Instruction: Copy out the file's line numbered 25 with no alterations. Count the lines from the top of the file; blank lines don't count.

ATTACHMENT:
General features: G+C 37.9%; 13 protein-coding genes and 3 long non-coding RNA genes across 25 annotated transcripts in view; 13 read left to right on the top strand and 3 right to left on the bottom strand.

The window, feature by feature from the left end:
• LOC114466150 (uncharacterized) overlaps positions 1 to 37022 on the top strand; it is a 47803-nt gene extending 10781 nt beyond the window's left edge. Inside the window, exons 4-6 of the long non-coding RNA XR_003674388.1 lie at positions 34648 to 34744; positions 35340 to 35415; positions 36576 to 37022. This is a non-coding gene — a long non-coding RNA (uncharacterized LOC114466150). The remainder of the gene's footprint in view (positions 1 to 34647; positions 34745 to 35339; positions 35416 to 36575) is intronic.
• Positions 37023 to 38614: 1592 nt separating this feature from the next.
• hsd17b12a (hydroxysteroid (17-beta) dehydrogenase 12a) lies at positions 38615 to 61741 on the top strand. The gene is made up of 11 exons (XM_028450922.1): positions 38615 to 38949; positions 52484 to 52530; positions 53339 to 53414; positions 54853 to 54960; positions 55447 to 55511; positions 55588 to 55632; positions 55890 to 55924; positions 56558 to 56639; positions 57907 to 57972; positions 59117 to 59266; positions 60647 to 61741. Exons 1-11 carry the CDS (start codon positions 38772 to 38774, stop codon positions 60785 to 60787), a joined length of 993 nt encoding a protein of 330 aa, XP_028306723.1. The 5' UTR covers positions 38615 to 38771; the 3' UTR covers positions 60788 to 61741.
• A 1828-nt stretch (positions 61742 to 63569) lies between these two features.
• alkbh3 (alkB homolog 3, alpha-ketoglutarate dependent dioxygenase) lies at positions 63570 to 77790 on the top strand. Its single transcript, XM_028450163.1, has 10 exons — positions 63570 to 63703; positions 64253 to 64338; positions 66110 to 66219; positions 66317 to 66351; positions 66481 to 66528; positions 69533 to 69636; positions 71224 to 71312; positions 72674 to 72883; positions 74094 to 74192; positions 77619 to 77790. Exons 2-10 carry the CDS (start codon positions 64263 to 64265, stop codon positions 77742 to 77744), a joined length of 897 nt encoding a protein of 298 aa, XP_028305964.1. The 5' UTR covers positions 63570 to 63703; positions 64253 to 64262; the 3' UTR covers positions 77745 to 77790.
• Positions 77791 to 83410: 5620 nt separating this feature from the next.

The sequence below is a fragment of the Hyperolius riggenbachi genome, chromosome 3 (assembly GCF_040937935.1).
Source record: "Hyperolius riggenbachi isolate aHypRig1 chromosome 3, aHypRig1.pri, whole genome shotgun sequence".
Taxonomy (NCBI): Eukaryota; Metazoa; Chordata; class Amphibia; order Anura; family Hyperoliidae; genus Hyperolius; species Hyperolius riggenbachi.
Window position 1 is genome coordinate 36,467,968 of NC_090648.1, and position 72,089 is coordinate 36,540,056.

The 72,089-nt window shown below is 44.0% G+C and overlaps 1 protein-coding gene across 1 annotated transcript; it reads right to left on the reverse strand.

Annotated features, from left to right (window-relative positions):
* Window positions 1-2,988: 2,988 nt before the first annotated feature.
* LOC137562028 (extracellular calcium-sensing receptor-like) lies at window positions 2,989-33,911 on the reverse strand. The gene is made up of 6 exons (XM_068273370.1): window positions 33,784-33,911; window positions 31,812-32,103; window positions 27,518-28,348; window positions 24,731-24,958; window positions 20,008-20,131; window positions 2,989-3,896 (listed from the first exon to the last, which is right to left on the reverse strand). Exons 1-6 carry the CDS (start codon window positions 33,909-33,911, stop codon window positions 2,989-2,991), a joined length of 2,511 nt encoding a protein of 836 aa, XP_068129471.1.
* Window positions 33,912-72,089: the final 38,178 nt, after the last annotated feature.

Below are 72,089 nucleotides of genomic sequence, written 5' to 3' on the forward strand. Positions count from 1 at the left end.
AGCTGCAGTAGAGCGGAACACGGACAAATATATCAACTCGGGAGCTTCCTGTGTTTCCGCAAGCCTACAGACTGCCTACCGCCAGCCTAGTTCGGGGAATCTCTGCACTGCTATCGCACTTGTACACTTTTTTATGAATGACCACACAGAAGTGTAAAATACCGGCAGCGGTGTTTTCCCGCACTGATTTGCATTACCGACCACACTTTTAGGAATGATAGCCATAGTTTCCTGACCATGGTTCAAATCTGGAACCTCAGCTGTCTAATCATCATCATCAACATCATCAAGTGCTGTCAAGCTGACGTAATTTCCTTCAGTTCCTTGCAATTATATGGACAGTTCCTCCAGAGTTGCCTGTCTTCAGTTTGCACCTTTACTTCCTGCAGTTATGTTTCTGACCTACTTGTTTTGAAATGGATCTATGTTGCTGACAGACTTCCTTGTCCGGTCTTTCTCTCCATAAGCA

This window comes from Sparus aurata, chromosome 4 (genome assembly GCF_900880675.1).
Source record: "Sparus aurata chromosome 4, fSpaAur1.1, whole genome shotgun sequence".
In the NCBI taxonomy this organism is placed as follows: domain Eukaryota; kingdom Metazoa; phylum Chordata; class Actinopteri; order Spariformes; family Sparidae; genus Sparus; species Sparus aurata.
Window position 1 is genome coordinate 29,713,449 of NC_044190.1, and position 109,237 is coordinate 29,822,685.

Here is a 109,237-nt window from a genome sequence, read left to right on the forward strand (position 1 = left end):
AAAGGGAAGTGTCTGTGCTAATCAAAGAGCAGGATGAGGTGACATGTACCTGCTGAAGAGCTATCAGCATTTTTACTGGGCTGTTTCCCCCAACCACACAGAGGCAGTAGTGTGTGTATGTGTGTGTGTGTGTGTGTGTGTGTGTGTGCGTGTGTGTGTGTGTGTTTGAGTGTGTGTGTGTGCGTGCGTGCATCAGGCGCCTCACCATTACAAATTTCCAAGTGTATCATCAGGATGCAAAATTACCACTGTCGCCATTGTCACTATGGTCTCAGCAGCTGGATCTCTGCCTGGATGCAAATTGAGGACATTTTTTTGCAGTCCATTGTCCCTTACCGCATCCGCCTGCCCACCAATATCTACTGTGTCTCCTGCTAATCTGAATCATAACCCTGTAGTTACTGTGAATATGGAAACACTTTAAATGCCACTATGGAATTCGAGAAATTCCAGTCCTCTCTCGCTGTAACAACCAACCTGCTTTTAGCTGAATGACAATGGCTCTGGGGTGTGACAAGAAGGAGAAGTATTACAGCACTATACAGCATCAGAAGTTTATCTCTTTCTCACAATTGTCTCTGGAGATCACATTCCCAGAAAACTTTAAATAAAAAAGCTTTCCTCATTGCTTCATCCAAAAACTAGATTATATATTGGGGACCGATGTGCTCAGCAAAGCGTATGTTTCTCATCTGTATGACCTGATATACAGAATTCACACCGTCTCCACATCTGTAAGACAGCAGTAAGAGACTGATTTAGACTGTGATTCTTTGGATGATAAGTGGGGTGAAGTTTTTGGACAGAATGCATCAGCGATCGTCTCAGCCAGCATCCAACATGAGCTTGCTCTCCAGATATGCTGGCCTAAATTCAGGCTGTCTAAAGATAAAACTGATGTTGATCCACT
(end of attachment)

AAAGGGAAGTGTCTGTGCTAATCAAAGAGCAGGATGAGGTGACATGTACCTGCTGAAGAGCTATCAGCATTTTTACTGGGCTGTTTCCCCCAACCACACAGAGGCAGTAGTGTGTGTATGTGTGTGTGTGTGTGTGTGTGTGTGTGTGCGTGTGTGTGTGTGTGTTTGAGTGTGTGTGTGTGCGTGCGTGCATCAGGCGCCTCACCATTACAAATTTCCAAGTGTATCATCAGGATGCAAAATTACCACTGTCGCCATTGTCACTATGGTCTCAGCAGCTGGATCTCTGCCTGGATGCAAATTGAGGACATTTTTTTGCAGTCCATTGTCCCTTACCGCATCCGCCTGCCCACCAATATCTACTGTGTCTCCTGCTAATCTGAATCATAACCCTGTAGTTACTGTGAATATGGAAACACTTTAAATGCCACTATGGAATTCGAGAAATTCCAGTCCTCTCTCGCTGTAACAACCAACCTGCTTTTAGCTGAATGACAATGGCTCTGGGGTGTGACAAGAAGGAGAAGTATTACAGCACTATACAGCATCAGAAGTTTATCTCTTTCTCACAATTGTCTCTGGAGATCACATTCCCAGAAAACTTTAAATAAAAAAGCTTTCCTCATTGCTTCATCCAAAAACTAGATTATATATTGGGGACCGATGTGCTCAGCAAAGCGTATGTTTCTCATCTGTATGACCTGATATACAGAATTCACACCGTCTCCACATCTGTAAGACAGCAGTAAGAGACTGATTTAGACTGTGATTCTTTGGATGATAAGTGGGGTGAAGTTTTTGGACAGAATGCATCAGCGATCGTCTCAGCCAGCATCCAACATGAGCTTGCTCTCCAGATATGCTGGCCTAAATTCAGGCTGTCTAAAGATAAAACTGATGTTGATCCACT